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(Warrenton, VA., January 29, 2015) Fundación Jocotoco, an Ecuadorian conservation organization, has collaborated with Rainforest Trust and American Bird Conservancy to purchase 104 acres of land that will help ensure a future for one of the world’s most endangered bird species.
The purchase will expand Jocotoco’s Yunguilla Reserve in southern Ecuador’s Azuay Province, which was established in 1998 to protect critical habitat for the endangered Pale-headed Brush-finch. This bird numbers between 200 and 250 individuals and is found only in south-central Ecuador in arid areas between 5,250 and 6,890 feet in altitude.
| The endangered Pale-headed Brush-finch
© Fundación Jocotoco
|Little Woodstar Hummingbird in the reserve
© Brendan Ryan
After a 30-year disappearance, the species was rediscovered in 1998 in Ecuador’s Yunguilla Valley. At that time, the brush-finch’s total population was estimated at 30 individuals. To prevent its extinction, Jocotoco took immediate action to create the Yunguilla Reserve.
The Yunguilla Valley is intensely cultivated wherever water is available, and much of the existing vegetation has been removed by grazing animals. Most of the brush-finch’s remaining habitat, which is approximately half a square mile in size, is protected within the reserve.
Because of intense conservation and management efforts, the reserve has successfully helped the Pale-headed Brush-finch rebound. Its population has increased significantly, and it is one of the few species in the world that has recovered from being critically endangered.
Although the Yunguilla Reserve has been expanded several times since its creation, its size—380 acres before the recent purchase—offered limited carrying capacity for the Pale-headed Brush-finch.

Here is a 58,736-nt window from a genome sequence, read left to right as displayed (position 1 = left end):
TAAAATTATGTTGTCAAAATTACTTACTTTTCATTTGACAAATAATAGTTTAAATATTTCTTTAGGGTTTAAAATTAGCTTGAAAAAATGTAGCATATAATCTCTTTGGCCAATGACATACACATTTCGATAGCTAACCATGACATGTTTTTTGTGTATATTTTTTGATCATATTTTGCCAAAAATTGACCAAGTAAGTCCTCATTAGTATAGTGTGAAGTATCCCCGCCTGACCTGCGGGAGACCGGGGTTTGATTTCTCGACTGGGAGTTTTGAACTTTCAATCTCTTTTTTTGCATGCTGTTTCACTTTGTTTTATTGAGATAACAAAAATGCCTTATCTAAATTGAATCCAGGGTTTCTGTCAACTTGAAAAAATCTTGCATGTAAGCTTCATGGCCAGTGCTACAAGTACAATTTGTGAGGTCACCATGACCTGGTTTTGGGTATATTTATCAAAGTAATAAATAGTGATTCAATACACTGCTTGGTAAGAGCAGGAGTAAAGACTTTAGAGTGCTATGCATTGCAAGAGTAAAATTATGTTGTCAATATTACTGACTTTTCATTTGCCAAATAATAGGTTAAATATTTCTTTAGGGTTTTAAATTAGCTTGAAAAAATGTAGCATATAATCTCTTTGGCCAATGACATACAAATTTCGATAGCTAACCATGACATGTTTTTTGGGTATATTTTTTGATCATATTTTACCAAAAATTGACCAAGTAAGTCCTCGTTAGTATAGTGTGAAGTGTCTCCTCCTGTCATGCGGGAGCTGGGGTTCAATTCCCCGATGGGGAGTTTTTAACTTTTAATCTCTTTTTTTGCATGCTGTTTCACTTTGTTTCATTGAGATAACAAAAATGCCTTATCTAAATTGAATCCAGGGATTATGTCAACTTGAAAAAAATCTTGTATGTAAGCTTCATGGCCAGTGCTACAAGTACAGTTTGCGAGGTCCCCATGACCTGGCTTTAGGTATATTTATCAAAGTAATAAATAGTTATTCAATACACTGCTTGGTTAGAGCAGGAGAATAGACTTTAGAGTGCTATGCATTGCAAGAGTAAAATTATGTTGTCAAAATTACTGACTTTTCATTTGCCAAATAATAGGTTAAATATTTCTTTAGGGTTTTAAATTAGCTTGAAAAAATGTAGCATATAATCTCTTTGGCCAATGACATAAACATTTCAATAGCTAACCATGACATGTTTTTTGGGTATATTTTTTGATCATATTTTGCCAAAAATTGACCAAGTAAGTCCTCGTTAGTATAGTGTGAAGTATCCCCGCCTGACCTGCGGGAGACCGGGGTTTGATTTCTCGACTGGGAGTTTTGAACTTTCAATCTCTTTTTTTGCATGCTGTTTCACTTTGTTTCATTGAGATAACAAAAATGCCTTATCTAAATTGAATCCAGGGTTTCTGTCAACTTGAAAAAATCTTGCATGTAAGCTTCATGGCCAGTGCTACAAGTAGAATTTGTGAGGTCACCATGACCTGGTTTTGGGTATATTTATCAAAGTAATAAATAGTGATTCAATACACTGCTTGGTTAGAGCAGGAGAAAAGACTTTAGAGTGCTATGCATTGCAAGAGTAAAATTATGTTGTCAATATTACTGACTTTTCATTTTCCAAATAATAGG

Being restricted to a single site has left the Pale-headed Brush-finch vulnerable to external threats. Three large fires, spreading from neighboring agricultural land, have negatively impacted the survival and the reproduction rates of the species.
The recent purchase will create a new satellite protected area two miles from the present Yunguilla Reserve. Because the two areas are separated by a mountain ridge, the risks of fire affecting both sites at the same time will be greatly reduced. The sites are also connected by a water channel which will encourage the dispersal of brush-finches between them.
“Jocotoco’s effort to save the Pale-headed Brush-finch is a wonderful example of how successful wildlife conservation can be achieved with expert knowledge and dedication,” said Christine Hodgdon, International Conservation Manager for Rainforest Trust. “Rainforest Trust is excited to continue supporting this invaluable project as it continues to expand and develop.”
The Yunguilla Valley is one of many threatened habitats in the coastal dry forests of western Ecuador and northwestern Peru. The region is of high biological importance, containing at least 84 endemic species of birds, 19 of which are threatened with extinction.
Rainforest Trust is a nonprofit conservation organization focused on saving rainforest and endangered species in partnership with local conservation leaders and indigenous communities. Since its founding in 1988, Rainforest Trust has saved nearly 8 million acres of rainforest and other tropical habitats and has 85 projects across 22 countries.
Marc Ford, Rainforest Trust